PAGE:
By: Atul Aneja
Voting in droves in the first parliamentary elections held after the fall of dictator Hosni Mubarak, the Egyptian electorate seems to have overwhelmingly balloted for the well established Islamist parties.
The rise of the Islamists, in the form of the Muslim Brotherhood’s Freedom and Justice Party (FJP) which has, in the course of Egypt’s three-stage elections, secured the maximum number of seats, followed by the ultra-conservative Al Nour coalition, has shocked the secular-liberal political formations. For some, the rout of Egypt’s young revolutionaries — mostly liberal — who were at the heart of the blazing uprising that ended Mr. Mubarak’s rule was disappointing and puzzling. Their defeat, despite their stunning success at the Tahrir Square, icon of the Egyptian revolt, has raised some salient questions. Did the young revolutionaries who sacrificed so much to bring down Mr. Mubarak end up, unwittingly, as agents of political Islam? Like the leftist Tudeh party of Iran, which in the end was forced to surrender the revolution to Ayatollah Khomeini’s Islamist legions, will history judge the Tahrir Square pioneers as diggers of a foundation that established Egyptian theocracy?
The jury is still out on the direction, along a forked road, Egypt’s long revolution will inevitably take. But as long as the country remains in a deep political flux and is not ossified along religious lines, there is plenty of hope for Egypt’s youthful liberals to succeed.
While immediate electoral gains have eluded them, the pioneers of the revolution have already accomplished a lot. The 18-day revolt that began in January not only toppled Mr. Mubarak but also opened the door for the establishment of democracy and elections in the country. As long as the channels of peaceful change through the ballot remain open, the current situation, through skilful organisation and effective mobilisation, can always be reversed.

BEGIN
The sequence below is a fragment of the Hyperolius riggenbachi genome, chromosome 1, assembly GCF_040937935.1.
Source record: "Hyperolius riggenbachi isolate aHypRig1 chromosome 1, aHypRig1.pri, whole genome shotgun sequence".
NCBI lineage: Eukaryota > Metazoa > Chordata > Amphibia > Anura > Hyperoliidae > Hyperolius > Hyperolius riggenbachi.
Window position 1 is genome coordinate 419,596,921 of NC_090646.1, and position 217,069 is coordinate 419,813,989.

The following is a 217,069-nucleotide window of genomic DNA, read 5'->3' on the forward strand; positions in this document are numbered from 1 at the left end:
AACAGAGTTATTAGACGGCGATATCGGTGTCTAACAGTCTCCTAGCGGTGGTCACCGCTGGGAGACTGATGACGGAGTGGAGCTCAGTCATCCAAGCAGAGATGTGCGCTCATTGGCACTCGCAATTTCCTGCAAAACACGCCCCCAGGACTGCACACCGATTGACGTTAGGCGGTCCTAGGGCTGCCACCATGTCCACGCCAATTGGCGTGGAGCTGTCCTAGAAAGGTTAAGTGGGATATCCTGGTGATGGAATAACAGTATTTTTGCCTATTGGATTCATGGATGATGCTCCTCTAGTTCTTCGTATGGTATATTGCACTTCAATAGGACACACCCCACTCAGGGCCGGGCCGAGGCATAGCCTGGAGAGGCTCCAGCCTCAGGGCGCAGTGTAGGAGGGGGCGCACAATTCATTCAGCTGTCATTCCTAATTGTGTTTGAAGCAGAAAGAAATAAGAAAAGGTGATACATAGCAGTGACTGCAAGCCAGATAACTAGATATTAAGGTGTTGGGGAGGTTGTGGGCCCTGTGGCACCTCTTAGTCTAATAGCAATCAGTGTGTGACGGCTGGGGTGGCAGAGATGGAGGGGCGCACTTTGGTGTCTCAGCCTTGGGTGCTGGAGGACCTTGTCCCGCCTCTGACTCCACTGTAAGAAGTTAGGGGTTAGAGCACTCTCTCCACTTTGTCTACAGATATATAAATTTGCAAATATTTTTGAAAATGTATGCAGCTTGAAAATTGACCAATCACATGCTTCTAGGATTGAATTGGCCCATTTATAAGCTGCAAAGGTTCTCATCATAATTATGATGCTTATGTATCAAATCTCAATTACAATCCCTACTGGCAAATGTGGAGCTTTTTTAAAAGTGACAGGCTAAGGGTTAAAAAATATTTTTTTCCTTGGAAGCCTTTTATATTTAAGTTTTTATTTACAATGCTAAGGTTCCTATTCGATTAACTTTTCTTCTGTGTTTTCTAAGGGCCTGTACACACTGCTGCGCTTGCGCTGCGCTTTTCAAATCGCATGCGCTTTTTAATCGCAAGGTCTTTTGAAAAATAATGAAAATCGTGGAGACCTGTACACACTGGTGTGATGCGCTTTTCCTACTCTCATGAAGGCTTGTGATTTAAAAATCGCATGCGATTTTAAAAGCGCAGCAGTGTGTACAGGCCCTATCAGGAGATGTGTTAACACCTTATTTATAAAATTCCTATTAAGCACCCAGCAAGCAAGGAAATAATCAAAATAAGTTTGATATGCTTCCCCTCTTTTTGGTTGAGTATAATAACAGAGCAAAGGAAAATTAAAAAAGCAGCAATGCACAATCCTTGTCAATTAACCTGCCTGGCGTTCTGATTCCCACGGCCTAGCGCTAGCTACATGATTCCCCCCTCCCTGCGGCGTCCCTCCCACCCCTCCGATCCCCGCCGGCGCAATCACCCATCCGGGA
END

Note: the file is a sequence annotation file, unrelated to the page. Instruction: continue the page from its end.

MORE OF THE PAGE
The vanguard of the women’s movement has already grasped the political essence of the post-Mubarak situation, and is unfazed by the Islamist assertion in the polls. Fully aware that democracy has opened up public space to an unprecedented level, seasoned women activists are feverishly engaged in re-working a strategy to fulfil, however incrementally, their aspirations for gender equality. Some feminists assert that in order to achieve success, the women’s movement should not remain isolated; it should fuse with the larger political movement for change. To illustrate her point, Hala Kamal, Executive Director of the Women and Memory Forum, told the Egyptian website Al Ahram Online that women activists played a critical role in two other turning points in the country’s modern history — the 1919 and 1952 movements, both rooted in the nationalist discourse.
With the fledgling democracy expanding the space for political assertion, Egypt’s liberals now have a chance to enhance their profile in the public domain. A focussed effort to bond with like-minded groups such as women’s organisations has now emerged as a distinct possibility. Similarly, young leftists, who played a prominent part in the Tahrir campaign and have mobilised, among others, oil and railway workers, may get the natural advantage of drawing trade unions into the secular-democratic fold. Already, Egypt’s new-age leftists, flexible and non-doctrinaire in their approach, are breaking new ground in mobilising blue-collar workers. The Egyptian Federation of Independent Trade Unions (EFITU) is fast emerging as a powerful force in demanding humane working conditions. It is calling for ratification of a new law on trade union freedoms, as well as a law that would raise the minimum wage and pension and establish a maximum wage ceiling. The EFITU is affiliated to the London-based Middle East and North Africa (MENA) Solidarity Network, as part of its strategy to draw trade unionism in Egypt into the global mainstream.
The Left-Liberal fold can expand further, if Egypt’s already established syndicates, which cover professionals such as lawyers, doctors and journalists, are also mobilised along political lines. Doctors donning white coats and lawyers in their black robes visibly demonstrated their high level of politicisation when they famously visited the Tahrir Square during the uprising, to express their rejection of Mr. Mubarak’s authoritarian rule.